Iterating over hash set:
set element: 2
set element: 3
set element: 1

Each collection has its own strategy for accessing elements:

  • Vec (a list) returns its values in the order they were inserted.
  • BTreeSet (an ordered set) returns values in sorted order, relative to each other.
  • HashSet (a hash set) doesn't have any notion of order - either sort or insertion.

Under-the-hood, each collection implements its own iterator. Each has its own logic, but shares a common interface: the Iterator trait3. The for loop leverages this interface to perform traversal of the underlying data structure.

Iterators are a key part of idiomatic Rust, we'll dedicate an entire chapter to implementing our own. For now, know that they enable a world of conveniences. like enumeration:


#![allow(unused)]
fn main() {
let list = vec![3, 2, 1];

for (i, item) in list.iter().enumerate() {
    println!("list item {}: {}", i, item);
}

// Prints:
//
// list item 0: 3
// list item 1: 2
// list item 2: 1
}

And functional transformations:


#![allow(unused)]
fn main() {
let list = vec![3, 2, 1];

let triple_list: Vec<_> = list.iter().map(|x| x * 3).collect();

for item in triple_list {
    println!("triple_list item: {}", item);
}

// Prints:
// triple_list item: 9
// triple_list item: 6
// triple_list item: 3
}

Iterators also prevent common errors, like Out-Of-Bounds (OOB) indexing. The help us comply with:

[AR, Rule 14.2] for loops must be well-formed2

Pattern Matching

In its simplest usage, pattern matching is akin to C's switch statement - we chose one action from a finite set.

We saw match-ing on enum variants in the previous section. This can be a convenient way to take different actions based on domain-specific context. To review:

#[derive(Debug)]
pub enum State {
    Running,
    Stopped,
    Sleeping,
}

fn do_something_based_on_state(curr_state: State, pid: u32) {
    match curr_state {
        State::Running => stop_running_process(pid),
        State::Stopped => restart_stopped_process(pid),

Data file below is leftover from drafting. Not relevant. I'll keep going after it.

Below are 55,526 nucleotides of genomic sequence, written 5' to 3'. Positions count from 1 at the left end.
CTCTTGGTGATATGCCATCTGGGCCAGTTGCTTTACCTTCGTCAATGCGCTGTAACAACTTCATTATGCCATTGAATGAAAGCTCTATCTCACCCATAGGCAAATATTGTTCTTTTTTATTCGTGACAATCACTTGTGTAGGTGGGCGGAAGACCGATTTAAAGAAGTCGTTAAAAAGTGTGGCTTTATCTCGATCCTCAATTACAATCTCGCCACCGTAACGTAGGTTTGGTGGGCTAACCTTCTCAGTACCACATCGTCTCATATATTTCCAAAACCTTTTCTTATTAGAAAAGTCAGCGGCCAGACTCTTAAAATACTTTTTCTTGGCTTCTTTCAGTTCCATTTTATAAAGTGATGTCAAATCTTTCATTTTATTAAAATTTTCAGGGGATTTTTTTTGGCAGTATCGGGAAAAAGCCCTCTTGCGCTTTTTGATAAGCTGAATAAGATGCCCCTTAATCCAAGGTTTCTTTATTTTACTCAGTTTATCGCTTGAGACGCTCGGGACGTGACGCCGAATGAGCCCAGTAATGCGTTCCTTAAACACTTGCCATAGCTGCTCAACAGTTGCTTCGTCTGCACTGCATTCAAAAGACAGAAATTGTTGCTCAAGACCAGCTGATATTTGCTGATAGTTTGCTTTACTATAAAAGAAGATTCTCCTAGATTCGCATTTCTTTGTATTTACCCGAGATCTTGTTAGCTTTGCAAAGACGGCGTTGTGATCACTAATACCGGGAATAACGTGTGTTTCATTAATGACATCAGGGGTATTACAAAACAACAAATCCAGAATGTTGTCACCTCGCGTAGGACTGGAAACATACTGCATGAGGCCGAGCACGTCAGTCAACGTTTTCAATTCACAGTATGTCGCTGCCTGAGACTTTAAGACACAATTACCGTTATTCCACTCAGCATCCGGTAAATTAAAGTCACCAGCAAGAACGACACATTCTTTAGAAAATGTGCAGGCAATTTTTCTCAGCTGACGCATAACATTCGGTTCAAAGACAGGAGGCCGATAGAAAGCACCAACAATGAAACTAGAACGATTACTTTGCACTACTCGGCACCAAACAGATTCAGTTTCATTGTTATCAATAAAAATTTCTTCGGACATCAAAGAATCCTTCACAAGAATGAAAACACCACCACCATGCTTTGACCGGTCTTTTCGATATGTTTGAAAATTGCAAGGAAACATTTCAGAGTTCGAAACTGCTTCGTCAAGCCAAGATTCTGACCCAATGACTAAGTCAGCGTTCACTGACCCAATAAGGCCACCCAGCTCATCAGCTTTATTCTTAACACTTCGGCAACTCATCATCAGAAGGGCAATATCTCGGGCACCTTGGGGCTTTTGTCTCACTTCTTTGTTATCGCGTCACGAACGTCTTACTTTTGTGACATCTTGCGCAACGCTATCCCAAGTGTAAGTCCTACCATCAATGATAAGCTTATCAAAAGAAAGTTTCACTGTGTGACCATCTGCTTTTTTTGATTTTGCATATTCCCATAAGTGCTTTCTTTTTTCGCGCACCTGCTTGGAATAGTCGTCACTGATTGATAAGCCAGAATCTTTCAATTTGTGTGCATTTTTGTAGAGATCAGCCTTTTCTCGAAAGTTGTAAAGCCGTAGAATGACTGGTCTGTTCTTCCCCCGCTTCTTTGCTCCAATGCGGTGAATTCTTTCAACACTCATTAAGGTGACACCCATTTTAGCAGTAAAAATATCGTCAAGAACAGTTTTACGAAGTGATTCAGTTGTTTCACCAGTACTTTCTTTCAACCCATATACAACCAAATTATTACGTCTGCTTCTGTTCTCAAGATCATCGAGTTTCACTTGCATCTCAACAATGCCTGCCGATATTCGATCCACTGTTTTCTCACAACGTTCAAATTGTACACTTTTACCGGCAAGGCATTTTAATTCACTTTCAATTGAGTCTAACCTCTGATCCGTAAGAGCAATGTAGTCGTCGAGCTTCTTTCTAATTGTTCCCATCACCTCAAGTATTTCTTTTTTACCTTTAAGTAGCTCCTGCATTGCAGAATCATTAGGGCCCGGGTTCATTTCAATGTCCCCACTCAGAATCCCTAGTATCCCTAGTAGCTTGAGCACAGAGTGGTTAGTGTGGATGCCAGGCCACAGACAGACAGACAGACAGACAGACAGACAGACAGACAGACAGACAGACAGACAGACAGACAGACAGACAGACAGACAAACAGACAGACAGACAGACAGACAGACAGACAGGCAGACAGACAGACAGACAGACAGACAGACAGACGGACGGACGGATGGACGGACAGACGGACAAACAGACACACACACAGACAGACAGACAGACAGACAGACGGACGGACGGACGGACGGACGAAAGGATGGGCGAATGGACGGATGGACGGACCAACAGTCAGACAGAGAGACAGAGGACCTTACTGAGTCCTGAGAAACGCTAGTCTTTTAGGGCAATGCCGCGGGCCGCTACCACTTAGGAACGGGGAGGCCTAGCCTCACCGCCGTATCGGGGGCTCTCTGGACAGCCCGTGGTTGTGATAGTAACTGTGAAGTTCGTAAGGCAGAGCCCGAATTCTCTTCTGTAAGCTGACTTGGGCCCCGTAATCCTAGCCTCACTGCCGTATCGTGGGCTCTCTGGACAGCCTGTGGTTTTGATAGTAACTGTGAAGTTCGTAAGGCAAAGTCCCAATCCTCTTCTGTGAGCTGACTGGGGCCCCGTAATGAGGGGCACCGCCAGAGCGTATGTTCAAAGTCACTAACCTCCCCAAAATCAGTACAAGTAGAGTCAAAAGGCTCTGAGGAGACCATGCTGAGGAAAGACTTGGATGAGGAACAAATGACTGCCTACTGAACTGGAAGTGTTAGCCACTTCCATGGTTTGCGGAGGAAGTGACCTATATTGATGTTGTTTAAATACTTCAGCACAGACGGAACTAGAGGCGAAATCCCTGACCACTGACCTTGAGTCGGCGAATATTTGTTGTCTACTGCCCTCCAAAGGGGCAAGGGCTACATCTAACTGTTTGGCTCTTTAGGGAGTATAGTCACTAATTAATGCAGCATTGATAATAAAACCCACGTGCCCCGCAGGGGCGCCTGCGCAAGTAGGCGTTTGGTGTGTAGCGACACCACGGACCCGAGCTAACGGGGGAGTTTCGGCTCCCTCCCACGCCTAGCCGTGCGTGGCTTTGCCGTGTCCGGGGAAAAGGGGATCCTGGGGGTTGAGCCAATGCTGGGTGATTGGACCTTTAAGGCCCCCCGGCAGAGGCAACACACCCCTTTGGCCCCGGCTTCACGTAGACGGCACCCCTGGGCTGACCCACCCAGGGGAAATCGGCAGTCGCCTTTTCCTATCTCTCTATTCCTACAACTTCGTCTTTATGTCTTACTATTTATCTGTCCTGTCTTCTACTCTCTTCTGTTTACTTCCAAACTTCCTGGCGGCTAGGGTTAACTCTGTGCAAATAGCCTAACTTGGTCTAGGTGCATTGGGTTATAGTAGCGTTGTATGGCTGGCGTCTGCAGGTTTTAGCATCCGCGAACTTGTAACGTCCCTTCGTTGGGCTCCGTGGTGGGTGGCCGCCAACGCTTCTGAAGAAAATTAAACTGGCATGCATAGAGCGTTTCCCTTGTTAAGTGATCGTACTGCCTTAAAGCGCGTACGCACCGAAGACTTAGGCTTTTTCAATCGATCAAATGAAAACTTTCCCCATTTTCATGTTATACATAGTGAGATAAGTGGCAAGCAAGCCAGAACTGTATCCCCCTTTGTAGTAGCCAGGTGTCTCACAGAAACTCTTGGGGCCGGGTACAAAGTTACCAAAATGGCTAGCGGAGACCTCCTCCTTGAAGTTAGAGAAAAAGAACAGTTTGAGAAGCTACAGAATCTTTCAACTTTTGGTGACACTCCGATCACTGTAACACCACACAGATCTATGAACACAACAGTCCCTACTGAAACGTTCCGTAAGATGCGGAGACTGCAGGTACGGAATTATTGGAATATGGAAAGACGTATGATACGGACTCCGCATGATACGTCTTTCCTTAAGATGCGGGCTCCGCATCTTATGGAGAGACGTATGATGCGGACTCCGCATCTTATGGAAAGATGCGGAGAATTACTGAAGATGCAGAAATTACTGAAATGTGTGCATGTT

State::Sleeping => wake_sleeping_process(pid),
    }
}

Unlike a C switch, pattern matching allows us to specify a list of expressions and a corresponding action for each. Expressions can encode relatively complex conditions succinctly. For example:


#![allow(unused)]
fn main() {
let x = 10;

match x {
    1 | 2 | 3 => println!("number is 1 or 2 or 3"),
    4..=10 => println!("number is between 4 and 10 inclusive"),
    x if x * x < 250 => println!("number squared is less than 250"),
    _ => println!("number didn't meet any previous condition!"),
}
}
  • The 1st match arm (1 | 2 | 3 => ...) specifies three literal values. It triggers if the matched variable, x, equals any of the three.

  • The 2nd arm specifies a range, 4 to 10 inclusive. It triggers if x is any value within the range.

  • The 3rd arm uses a guard expression. It triggers if x multiplied by itself is less than 250.

  • The 4th and final arm is a default case. It matches anything using the wildcard _. It's only triggered if none of the previous cases trigger.

Note that an input can't match multiple arms, only the first pattern it conforms to. Thus order matters.

Rust also requires matches to be exhaustive, meaning the programmer has to handle every possible case. Exhaustive matching of State variants in the first example was easy, there are only three: Running, Stopped, and Sleeping.